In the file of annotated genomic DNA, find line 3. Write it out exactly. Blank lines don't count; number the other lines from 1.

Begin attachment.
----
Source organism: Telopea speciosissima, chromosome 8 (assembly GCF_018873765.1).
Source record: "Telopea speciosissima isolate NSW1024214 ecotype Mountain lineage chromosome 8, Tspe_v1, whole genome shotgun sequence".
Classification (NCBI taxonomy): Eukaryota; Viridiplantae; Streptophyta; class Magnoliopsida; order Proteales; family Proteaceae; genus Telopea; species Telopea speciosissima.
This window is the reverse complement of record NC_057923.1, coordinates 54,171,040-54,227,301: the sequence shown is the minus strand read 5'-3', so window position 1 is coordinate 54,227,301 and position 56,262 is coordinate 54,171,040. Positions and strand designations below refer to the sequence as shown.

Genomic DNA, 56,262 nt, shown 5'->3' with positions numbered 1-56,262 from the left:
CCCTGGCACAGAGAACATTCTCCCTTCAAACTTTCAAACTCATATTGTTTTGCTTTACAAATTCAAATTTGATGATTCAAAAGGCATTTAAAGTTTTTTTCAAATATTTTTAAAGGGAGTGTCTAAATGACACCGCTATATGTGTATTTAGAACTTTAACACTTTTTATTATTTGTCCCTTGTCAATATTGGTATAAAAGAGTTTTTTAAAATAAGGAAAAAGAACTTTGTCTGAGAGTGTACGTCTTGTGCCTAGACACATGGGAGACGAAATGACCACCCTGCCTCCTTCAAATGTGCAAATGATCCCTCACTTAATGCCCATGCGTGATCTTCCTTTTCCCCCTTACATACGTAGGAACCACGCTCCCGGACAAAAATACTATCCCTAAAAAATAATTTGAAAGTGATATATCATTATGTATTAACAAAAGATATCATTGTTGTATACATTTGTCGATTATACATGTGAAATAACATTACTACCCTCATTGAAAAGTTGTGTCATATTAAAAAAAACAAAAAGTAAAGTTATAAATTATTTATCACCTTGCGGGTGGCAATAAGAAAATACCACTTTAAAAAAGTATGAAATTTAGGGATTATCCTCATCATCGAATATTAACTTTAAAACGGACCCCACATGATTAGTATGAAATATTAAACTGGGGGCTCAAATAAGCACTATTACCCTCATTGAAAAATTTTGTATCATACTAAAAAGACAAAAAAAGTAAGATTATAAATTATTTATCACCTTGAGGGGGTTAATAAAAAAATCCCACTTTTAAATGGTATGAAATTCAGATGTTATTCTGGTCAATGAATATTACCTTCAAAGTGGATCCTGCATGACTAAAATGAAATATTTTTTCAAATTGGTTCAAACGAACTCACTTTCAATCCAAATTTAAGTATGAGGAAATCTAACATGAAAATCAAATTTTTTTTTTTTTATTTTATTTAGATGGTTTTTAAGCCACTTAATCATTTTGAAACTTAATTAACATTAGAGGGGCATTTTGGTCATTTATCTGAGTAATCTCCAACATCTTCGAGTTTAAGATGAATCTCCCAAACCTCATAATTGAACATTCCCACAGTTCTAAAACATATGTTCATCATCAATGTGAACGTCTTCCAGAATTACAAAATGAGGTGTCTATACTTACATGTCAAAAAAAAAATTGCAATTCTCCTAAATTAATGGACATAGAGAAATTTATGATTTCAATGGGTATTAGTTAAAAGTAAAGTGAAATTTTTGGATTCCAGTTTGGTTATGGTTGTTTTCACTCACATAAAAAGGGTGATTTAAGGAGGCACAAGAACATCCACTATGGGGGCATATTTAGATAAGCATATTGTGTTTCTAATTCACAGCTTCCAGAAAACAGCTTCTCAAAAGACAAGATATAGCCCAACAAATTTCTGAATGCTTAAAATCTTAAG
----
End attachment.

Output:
Classification (NCBI taxonomy): Eukaryota; Viridiplantae; Streptophyta; class Magnoliopsida; order Proteales; family Proteaceae; genus Telopea; species Telopea speciosissima.